This 1 gallon heavy crock was fired to cone 6 (at 108F/hr during the final 200 degrees) and soaked 20 minutes (in a electric kiln). The bare clay base should be the color of the top test bar (which has gone to cone 6). Yet, it is the color of the bottom bar (which has gone to cone 4)! That means the base only made it to cone 4. The vertical walls are the right color (so they made cone 6). It may seem that this problem could be solved by simply firing with a longer hold at cone 6. But electric kilns heat by radiation, that base will never reach the same temperature as the sidewalls!
The term vitrified refers to the fired state of a piece of porcelain or stoneware. Vitrified ware has been fired high enough to make it very strong, hard and dense.
The process of holding a kiln at the final temperature (or at other temperatures) to enable the heat to penetrate the ware or to effect or complete a glaze or body reaction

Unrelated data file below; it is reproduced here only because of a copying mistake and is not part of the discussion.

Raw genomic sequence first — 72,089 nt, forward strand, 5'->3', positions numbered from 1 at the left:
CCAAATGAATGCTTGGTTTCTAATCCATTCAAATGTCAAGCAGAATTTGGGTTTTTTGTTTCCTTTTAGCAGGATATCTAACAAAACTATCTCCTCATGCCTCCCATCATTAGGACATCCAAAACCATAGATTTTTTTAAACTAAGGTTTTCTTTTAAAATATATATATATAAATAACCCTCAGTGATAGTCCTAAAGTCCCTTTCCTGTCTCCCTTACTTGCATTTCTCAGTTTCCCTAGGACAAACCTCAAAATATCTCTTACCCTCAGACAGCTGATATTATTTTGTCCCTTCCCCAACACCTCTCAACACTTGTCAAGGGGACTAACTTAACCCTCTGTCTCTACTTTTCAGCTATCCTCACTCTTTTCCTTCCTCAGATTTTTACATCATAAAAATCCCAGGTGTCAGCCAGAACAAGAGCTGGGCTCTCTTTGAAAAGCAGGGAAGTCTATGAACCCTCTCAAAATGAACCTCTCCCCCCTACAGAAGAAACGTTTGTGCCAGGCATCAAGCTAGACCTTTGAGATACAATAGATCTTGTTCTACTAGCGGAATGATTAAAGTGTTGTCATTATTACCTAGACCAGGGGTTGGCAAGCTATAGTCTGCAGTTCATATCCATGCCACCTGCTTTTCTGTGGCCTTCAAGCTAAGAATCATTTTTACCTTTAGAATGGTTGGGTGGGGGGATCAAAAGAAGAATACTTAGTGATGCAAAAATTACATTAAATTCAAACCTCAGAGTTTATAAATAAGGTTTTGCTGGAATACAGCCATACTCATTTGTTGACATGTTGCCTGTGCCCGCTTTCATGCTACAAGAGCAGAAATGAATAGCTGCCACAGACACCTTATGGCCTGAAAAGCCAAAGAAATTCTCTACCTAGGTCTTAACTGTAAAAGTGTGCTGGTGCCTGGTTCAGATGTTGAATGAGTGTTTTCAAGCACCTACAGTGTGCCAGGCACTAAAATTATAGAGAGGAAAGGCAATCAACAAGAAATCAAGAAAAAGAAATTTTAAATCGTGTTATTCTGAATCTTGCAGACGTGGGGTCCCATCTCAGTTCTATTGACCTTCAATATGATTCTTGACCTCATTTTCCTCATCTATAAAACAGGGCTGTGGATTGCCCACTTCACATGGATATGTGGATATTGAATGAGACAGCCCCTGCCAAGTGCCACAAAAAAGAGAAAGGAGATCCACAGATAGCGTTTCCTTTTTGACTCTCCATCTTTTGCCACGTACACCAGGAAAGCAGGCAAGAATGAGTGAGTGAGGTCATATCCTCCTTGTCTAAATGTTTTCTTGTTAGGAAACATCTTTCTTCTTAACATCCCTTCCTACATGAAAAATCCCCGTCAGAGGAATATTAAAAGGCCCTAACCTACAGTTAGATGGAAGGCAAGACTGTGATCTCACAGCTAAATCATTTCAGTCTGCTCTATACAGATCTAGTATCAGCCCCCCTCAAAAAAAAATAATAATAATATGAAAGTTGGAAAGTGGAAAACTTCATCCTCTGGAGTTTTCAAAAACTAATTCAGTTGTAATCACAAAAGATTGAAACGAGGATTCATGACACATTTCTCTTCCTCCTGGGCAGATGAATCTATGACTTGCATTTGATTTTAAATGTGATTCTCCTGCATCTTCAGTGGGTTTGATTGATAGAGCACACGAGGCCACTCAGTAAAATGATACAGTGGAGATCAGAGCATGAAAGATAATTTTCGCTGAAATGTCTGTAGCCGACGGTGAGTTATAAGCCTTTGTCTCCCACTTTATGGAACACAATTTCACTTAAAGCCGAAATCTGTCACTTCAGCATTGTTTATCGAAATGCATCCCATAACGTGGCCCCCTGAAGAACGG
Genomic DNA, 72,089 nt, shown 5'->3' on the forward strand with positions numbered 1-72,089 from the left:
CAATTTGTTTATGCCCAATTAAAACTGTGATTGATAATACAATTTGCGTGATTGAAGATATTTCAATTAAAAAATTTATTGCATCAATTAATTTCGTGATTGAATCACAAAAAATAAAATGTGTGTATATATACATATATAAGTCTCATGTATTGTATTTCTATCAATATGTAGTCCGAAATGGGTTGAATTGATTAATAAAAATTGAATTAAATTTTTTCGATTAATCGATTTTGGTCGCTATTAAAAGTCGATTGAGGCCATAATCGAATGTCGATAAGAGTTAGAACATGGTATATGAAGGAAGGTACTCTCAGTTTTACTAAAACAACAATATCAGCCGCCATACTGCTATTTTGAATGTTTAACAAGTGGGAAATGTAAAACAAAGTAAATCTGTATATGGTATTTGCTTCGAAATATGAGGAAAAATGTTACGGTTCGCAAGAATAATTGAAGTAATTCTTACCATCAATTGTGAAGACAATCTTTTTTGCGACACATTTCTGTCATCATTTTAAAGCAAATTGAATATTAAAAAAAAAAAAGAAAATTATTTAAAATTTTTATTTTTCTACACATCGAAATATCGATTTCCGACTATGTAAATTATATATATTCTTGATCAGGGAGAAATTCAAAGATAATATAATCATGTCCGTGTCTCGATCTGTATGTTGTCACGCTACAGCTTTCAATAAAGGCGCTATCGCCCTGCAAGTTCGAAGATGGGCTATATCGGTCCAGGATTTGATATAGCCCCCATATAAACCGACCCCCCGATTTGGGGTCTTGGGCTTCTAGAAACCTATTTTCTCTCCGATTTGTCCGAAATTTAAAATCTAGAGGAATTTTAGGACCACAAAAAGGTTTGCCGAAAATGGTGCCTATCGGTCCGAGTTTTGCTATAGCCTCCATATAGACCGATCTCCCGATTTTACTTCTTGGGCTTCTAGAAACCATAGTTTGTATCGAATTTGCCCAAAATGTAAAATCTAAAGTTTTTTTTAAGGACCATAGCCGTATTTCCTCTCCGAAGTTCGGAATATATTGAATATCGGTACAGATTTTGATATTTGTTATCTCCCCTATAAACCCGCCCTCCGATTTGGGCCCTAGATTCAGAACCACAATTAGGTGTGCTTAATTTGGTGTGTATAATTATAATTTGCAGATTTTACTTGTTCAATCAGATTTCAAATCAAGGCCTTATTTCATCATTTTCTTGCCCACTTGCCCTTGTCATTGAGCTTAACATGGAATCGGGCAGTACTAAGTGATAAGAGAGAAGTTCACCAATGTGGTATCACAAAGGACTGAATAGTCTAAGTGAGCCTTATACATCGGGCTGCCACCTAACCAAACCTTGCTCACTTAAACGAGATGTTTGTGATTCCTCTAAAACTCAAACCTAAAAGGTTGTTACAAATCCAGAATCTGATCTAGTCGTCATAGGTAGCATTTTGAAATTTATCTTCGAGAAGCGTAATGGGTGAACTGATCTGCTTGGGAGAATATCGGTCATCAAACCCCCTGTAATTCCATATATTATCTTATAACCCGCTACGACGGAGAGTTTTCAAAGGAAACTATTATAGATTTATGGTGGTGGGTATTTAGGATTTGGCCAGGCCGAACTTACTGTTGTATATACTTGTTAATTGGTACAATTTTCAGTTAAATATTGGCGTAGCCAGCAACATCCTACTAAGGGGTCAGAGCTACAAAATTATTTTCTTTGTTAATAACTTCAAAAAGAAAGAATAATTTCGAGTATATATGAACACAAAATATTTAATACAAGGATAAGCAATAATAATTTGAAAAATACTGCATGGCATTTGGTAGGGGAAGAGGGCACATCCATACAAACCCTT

Designing a good kiln firing schedule for your ware is a very important, and often overlooked factor for obtained successful firings.
Electric Hobby Kilns: What You Need to Know
Electric hobby kilns are certainly not up to the quality and capability of small industrial electric kilns, but if you are aware of the limitations and take precautions they are workable.